Abstract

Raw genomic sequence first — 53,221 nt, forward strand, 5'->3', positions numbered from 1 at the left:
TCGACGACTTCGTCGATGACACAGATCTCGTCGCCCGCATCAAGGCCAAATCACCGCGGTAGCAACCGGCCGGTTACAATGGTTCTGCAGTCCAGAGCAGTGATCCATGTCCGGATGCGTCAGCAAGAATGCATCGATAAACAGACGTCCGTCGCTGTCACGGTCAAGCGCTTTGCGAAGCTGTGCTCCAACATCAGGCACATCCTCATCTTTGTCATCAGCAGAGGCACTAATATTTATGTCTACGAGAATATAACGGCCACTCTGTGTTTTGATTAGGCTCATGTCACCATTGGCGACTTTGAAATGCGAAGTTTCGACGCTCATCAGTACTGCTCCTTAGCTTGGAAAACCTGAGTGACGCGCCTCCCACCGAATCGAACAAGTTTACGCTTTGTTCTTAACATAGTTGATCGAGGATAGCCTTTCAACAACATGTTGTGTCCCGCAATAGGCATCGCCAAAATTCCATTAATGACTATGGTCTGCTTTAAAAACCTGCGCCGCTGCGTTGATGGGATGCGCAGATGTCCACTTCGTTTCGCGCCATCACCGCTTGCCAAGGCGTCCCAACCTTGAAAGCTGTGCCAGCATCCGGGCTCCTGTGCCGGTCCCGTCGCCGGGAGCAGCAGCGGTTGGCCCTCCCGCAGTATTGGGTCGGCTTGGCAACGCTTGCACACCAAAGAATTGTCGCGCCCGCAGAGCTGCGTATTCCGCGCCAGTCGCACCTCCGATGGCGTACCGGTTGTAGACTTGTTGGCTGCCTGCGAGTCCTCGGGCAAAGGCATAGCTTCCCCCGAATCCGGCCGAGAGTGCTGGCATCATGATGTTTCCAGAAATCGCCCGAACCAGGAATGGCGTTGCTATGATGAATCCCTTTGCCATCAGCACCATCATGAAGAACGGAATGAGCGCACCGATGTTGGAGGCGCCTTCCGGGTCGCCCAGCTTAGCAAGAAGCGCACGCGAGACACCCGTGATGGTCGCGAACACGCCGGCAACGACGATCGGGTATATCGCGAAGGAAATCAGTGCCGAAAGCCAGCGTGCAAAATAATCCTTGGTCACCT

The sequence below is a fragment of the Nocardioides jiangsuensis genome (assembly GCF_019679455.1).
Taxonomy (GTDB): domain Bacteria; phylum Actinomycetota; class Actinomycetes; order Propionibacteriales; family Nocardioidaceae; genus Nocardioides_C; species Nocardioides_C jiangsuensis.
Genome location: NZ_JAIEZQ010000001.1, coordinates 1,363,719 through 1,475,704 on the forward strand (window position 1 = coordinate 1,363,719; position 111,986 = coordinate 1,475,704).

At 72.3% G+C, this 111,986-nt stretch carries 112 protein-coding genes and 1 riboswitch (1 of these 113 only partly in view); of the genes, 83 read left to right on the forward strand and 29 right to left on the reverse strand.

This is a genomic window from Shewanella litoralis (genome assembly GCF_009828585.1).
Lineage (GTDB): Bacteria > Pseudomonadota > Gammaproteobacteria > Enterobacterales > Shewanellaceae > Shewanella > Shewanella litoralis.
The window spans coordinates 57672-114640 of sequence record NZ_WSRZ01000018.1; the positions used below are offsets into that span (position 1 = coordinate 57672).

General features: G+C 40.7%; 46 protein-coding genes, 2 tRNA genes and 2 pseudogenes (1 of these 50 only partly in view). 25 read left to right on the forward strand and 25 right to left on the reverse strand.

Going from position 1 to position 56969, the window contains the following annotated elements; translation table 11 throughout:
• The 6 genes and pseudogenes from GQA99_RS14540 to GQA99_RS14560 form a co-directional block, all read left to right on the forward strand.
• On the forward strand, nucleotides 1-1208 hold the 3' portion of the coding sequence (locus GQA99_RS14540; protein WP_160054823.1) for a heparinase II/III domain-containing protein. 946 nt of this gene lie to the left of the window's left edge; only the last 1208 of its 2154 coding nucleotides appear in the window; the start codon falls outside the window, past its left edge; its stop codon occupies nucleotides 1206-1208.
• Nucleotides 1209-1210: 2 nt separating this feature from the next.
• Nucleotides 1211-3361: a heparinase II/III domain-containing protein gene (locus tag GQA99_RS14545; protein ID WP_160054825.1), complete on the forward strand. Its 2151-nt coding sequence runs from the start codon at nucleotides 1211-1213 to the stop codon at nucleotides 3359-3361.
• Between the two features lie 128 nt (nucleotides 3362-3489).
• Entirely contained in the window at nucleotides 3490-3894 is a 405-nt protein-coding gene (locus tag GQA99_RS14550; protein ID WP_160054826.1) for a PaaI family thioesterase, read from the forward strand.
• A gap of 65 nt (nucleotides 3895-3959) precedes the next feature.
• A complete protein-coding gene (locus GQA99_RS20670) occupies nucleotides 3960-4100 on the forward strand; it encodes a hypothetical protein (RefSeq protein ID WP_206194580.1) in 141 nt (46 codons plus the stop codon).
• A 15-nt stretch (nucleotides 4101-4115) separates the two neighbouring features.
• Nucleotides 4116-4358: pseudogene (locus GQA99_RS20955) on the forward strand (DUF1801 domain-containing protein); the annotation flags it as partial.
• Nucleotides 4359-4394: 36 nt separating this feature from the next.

Naturally occurring Cr(VI) has been ascribed to terrestrial Cr(III) oxidation by Mn (di)oxides, generated through reaction of Mn(II) with molecular oxygen (O2). However, hydrogen peroxide (H2O2) is a potential oxidant of Cr(III) that may form in serpentinization (high H2, low O2) systems where chromite [i.e., the main mineralogical source of Cr(III)] is abundant. Accordingly, here we evaluate H2O2 and chromite interactions in serpentinization systems to determine pathways of Cr(III) oxidation that alters the current paradigm of O2-dependent oxidation. Field observations support that metastable H2O2 and Cr(VI) are present in serpentinization-related fluids relatively absent of O2. Further, laboratory experiments demonstrate and support that H2O2 is a kinetically facile oxidant of chromite, especially under alkaline conditions, which provides a variety of alternative means by which Cr(VI) may be generated and supplied to the oceans not directly linked to atmospheric O2. Thus, Cr(III) oxidation pathways, and their influence on the Cr isotopic record, must account for anoxic Cr(III) oxidation in serpentinization systems as well as a variety of H2O2-induced Cr(III) oxidation pathways that may occur in both terrestrial and marine systems.

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